Demian's Gamebook Web Page

Item - The Antimatter Formula

Please log in to manage your collection or post a review.

Series: Choose Your Own Adventure (1979-1998) — no. 57
Contained In: Choose Your Own Adventure Space Box Set (Collection)
Translated Into: Mons paral·lels (Catalan)
Mundos paralelos (Spanish)
Author: Leibold, Jay (pseudonym used by Montavon, Jay)
Illustrator: Bolle, Frank
Date: June, 1986
ISBN: 0553257412 / 9780553257410
Length: 118 pages
Number of Endings: 32
User Summary: Both of your parents are physicists dabbling in antimatter experiments. One morning, you wake up, and all is quiet. Too quiet.
Demian's Thoughts:

This is Jay Leibold's first entirely non-historical entry in the series, and it's quite good. The introductory section is particularly well-written, conveying the world's silence effectively and eerily and seeming almost poetic coming from a Choose Your Own Adventure book. While the story uses some of the most tired cliches of the series (eccentric scientists and KGB spies, among other things), it does so with enough skill to rise well above the material. Things are helped further by its sense of humor; it's hard not to chuckle at the choice on page 108, for example. Also worth noting is the fact that the boy in the illustrations sometimes looks sort of like I did when I was younger and had less hair. If I'd read this at the time, I imagine this would have increased the immersion factor a bit!

More reviews by Demian

Jordashebasics's Thoughts:

This book is absolutely bonkers, but it doesn't feel like it cheats.

This reads like a spiritual successor to Hyperspace, but it doesn't have the meta qualities.

You start off waking up with everyone else in the world gone. You can choose to enjoy the situation, or you can try to figure out what's going on.

There's a clear antagonist. There are also bizarre universes to experience. The lighthearted tone of the choices leaves you with a better feeling about making a decision leading to death. You don't have any real information to make an informed decision.

It's also notable that this is well-written, and the illustrations are very interesting.

The worst part is that the title is a problem. I'd probably say that even The Antimatter Device is a better title.

More reviews by Jordashebasics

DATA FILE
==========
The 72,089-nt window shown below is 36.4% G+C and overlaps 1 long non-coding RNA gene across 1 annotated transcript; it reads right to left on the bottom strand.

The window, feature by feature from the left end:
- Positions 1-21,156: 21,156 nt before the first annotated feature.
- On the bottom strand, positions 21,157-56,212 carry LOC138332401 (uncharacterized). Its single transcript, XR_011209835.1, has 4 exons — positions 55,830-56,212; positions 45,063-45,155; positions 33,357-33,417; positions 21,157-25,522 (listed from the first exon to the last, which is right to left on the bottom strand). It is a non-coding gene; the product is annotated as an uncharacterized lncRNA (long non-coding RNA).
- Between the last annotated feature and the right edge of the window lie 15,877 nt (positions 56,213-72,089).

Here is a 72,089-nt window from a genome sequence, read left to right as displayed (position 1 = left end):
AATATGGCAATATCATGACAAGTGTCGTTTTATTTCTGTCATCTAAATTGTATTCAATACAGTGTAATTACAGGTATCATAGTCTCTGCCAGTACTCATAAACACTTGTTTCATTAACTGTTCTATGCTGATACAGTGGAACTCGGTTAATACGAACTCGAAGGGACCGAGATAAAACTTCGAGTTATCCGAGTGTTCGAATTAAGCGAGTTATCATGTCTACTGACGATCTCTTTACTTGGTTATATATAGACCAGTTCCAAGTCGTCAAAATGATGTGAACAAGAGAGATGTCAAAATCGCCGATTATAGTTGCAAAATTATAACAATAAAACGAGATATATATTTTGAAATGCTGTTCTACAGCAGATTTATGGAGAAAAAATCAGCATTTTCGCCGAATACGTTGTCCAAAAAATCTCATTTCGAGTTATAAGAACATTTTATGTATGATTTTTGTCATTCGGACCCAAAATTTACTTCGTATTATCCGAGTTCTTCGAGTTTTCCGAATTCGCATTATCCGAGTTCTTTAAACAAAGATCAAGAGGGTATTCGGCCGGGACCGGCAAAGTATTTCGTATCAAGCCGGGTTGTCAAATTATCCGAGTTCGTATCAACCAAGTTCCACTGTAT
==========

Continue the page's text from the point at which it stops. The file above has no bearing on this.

tonylachief's Thoughts:

The Antimatter Formula proved difficult for me to rate because of the discrepant entertainment qualities of the book’s major narrative arcs. After the fundamental premise of the book is set in the first couple of pages, you can branch off into one of three major arcs: (1) you can become engaged in a game of cat and mouse with Dr. Fingley in, more or less, today’s world/time; (2) you can happen into a fairy tale adventure, or; (3) you can happen into a sci-fi adventure. This is where the difficulty came in for me.

The cat and mouse arc was not boring but, all the same, nothing special. As for the fairy tale narrative—and it really is the stuff of fairy tale lore, not fantasy—I not only found it too childish but I also felt it was beneath the capabilities of a writer as good as Jay Leibold. Needless to say, it was a letdown for me. The superlative sci-fi adventure is really what raises the overall story-telling’s stock. It’s the only narrative arc that is truly inventive and which manages to accomplish things worthy of the attention of a keen gamebook reader. For example, it explores a dystopian civilization in a parallel world wherein a small group of clandestine human resistance fighters are battling to overthrow the oppressive powers that be, generically termed "The Empire," for freedom. Then there is also the delightfully bizarre tertiary branch that reveals that Earth is a fictitious planet that you eventually reach by crossing into the Realm of Unreality in an appropriated spaceship in a parallel universe. As someone with an interest in philosophy, this type of story-telling fills my heart with wonder.

Interestingly, Frank Bolle’s artwork is also not consistently good in this book because several of the illustrations have an overly cartoonish, rather than his signature graphic, quality. Overall, The Antimatter Formula is enjoyable but it’s not as good as I feel it could have been. It has its uppers and downers.

Rating: 6.5/10.0

More reviews by tonylachief

Users Who Own This Item: AgathaRaisin79, aline, Andys80s, Ardennes, Arkadia, benji2, bigcobra, bookwormjeff, Cyan, Darth Rabbitt, dave2002a, Eamonn McCusker, EegahInc, fraze, Garrick Muttley, Himynameistony, hoops4ever, horrorbusiness, iolly666 (Well, i'd like to have this since it's missing in the Italian version), jharvey79, JoshW, katzcollection, KenJenningsJeopardy74, killagarilla, kinderstef, KJB, kleme (PDF), knginatl, Lullyph, Madeye, marcfonline, marnaudo, mattender, mdcowboy, mlvoss, nelsondesign, Nomad, nordik (Antimatter Formula), ntar, Oberonbombadil (Original UK 1st (my childhood copy)), Pessimeister, Pseudo_Intellectual, Radical347, rtaylor352, Ryuran333, SeventhSon, spragmatic, stock, strawberry_brite, SuperAM2, ThaRid, toadhjo, Uraniborg, waktool (Original, UK 1st printing (£1.50); Original, US 1st printing ($2.25)), Yalius, yunakitty
Users Who Want This Item: barryattles, CGally, damieng, drereichdude, exaquint, Ffghtermedic, Fireguard, Game Master, kleme, Lambchop, MasterChief, Mr ?, NEMO, Nym90, odo_ital, SherlockHolmes, Von Scotty, Waluigi Freak 99, ZacharyParker
Users with Extra Copies: Jennifer

Please log in to manage your collection or post a review.